The Los Angeles Lakers lost to the San Antonio Spurs on Monday, resulting in Gregg Popovich reaching an extraordinary milestone in his 26-year head coach career.
With the win, Popovich tied Don Nelson’s all-time record of 1,335 wins as NBA head coach. He’s recorded all those victories while in charge of San Antonio, where he took over in 1996.
Although Popovich’s Spurs inflicted a painful loss on the Lakers last Monday, Carmelo Anthony paid tribute to the 73-year-old’s illustrious coaching career — emphasizing his adaptability, as he has led San Antonio through different eras in the NBA.
“One of the greatest. Let’s just start with that,” Anthony said.
“Someone who’s studied the game knows the game. Implemented a system and style of play that he wanted to play from the very day he stepped foot in the NBA. The way that he’s able to adjust after all these years to the ‘new game of basketball.’ New way of playing. Spacing, smaller, faster and more threes. He’s able to adapt.
“He’s able to adjust his coaching style. Some people may not like it, some people didn’t like it, but you can’t take that away from him.
“I’ve been able to see him 19 seasons and the consistency that he has regardless of who’s out there. His system is his system, and you can implement guys in and out of that system, and you’re still going to get some of the same results.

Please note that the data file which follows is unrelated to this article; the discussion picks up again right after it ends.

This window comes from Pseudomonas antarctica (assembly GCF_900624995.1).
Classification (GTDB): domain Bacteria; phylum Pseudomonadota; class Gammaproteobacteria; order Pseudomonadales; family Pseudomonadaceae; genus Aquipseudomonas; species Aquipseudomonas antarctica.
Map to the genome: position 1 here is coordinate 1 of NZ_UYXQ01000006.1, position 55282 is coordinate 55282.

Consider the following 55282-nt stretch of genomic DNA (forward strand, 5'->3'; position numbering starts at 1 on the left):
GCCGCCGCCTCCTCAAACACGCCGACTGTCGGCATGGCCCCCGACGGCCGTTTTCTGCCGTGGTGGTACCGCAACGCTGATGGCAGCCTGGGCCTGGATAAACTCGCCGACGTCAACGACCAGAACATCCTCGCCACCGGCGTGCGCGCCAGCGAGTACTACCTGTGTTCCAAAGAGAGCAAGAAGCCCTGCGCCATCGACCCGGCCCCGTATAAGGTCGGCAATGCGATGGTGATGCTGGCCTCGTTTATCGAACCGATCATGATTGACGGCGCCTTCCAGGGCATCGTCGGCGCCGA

“For somebody to be able to do that and kind of just have that hold on that style of play and this organization and this city and his players and the fans. You can’t get nothing better than that.”
The Spurs have won all of their five championships under Popovich, who is just one of five coaches to collect this many NBA titles. He’s also led Team USA to an Olympic gold during the 2020 Games in Tokyo.
Anthony discusses adjustments while playing as center
Anthony has played the lion’s share of his minutes in the center slot for the Lakers this season, a result of the team’s embrace of small-ball. The 37-year-old forward recently opened up on matching up with the NBA’s centers considerably more often than he did in the past.
“We didn’t have seven-footers in my neighborhood when we were growing up (laughs),” Anthony said. “It’s a little different, man. A little different. Playing against those guys, it’s a lot. It’s a lot of work. You got to be smarter on what you do on your schemes and how you defend that and how you play that.
“You can’t play it the same way every time down the court, so you got to try to use your smarts against seven-footers like that.”